BATON ROUGE, La. — The second class of military veterans in the Louisiana Veteran Entrepreneurship Program completed the program’s “boot camp” last week, with recruiting now underway for a third round of LVEP participants who’ll learn how to launch a business. Begun last fall, the program enables service members leaving the military to gain intensive training online and through the boot camp, followed by long-term counseling from small business resource partners.
Louisiana Economic Development launched the program through a partnership with the Louisiana Department of Veterans Affairs, the Louisiana National Guard, the Louisiana Business & Technology Center and LSU Executive Education. LVEP seeks to have at least 30 percent of the participants launch a business and collectively raise at least $5 million in startup capital. A long-term goal for the program is to create 100 new jobs through new veteran-operated businesses.
“The Louisiana Veteran Entrepreneurship Program combines LED’s priority of growing Louisiana’s small businesses with our priority of supporting veterans who have given so much for our country,” LED Secretary Don Pierson said. “To assist veterans in becoming successful entrepreneurs is indeed a great privilege for our department and our state.”
Applications are being accepted now for the next program session, which will be held in North Louisiana or Central Louisiana. Veterans who would like to participate may learn more at OpportunityLouisiana.com/LVEP. Those from the Barksdale Air Force Base region of Shreveport/Bossier City and the Fort Polk region near Leesville are encouraged to apply for the upcoming session.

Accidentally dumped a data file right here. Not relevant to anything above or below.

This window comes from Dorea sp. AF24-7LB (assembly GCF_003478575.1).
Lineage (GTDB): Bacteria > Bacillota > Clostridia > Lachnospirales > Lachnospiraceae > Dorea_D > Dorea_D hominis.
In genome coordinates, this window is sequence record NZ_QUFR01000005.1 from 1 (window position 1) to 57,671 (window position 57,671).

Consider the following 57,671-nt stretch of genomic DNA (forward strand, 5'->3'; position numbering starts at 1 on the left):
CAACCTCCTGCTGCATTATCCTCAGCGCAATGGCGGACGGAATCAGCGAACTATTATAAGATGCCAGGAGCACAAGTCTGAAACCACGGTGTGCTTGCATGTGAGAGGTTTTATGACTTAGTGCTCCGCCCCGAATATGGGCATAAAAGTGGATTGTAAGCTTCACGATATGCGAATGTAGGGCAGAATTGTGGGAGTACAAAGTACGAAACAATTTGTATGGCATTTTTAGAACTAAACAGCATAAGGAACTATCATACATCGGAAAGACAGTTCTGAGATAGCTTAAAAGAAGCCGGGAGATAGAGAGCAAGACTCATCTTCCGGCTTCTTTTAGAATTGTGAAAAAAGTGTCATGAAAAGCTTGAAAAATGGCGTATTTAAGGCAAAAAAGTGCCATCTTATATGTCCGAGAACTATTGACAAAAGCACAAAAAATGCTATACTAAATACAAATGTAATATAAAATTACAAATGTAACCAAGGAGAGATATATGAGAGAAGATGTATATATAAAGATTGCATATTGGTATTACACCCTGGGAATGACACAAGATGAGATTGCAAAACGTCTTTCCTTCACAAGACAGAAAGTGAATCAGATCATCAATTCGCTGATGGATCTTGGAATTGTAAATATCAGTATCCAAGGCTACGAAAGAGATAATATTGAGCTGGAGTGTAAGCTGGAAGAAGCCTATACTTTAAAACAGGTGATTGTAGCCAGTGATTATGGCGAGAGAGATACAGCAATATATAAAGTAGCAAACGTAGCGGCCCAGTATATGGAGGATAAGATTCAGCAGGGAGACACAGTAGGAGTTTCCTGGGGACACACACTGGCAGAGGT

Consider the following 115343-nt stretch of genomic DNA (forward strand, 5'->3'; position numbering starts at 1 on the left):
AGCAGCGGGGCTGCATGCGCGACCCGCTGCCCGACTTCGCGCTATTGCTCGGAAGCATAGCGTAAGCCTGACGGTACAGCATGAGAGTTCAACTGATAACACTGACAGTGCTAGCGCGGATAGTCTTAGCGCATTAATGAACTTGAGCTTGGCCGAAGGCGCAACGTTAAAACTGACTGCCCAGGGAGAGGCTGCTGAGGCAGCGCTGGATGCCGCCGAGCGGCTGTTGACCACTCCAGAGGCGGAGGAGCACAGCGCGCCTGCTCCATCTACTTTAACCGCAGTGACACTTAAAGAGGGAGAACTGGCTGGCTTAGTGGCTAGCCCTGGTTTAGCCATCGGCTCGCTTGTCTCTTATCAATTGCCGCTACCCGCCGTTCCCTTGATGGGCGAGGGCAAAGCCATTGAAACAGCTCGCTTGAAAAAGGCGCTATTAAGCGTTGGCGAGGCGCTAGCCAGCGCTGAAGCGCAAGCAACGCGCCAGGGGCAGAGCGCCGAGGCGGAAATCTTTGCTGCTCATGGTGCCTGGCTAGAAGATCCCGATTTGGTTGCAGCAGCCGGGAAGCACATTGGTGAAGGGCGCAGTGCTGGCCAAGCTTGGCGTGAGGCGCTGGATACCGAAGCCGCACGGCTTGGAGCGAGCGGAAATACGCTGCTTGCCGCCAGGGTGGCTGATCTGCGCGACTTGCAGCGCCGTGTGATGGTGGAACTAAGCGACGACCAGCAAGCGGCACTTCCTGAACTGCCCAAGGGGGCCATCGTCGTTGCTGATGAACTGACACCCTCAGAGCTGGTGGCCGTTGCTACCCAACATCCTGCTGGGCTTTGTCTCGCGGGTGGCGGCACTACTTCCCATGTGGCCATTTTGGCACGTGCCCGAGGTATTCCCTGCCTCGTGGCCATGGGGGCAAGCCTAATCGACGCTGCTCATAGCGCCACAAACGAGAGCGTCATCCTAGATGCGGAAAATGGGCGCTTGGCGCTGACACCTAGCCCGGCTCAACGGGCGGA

The latest boot camp was conducted at the Louisiana Business & Technology Center in LSU Innovation Park, with Veterans Affairs Secretary Joey Strickland and other officials welcoming the participants. The event culminated a three-week, online-learning process in which veterans gained training in capital fundraising, banking, Small Business Administration loans, accounting systems, tax matters and business management skills.
LVEP coursework — developed and delivered through the Louisiana Business & Technology Center and LSU Executive Education — outlines critical steps to start, operate, fund and launch a business, while giving veterans the tools needed to develop their business ideas. LED is providing initial funding for the program.
As LED and its partners implement the program, they will evaluate progress and identify solutions for sustaining the program in future years. Both the Louisiana Department of Veterans Affairs and the Louisiana National Guard have played integral roles in establishing the program.
The National Guard Transition Assistance Program is assisting in marketing the new initiative to veterans and military personnel statewide through the program’s advisers and employment coordinators. Once veterans complete the program, they will be provided resources in their communities for follow-up support and small business counseling. Louisiana’s Small Business Development Centers, business incubators and other small business partners will be available for coaching veterans after they complete the boot camp.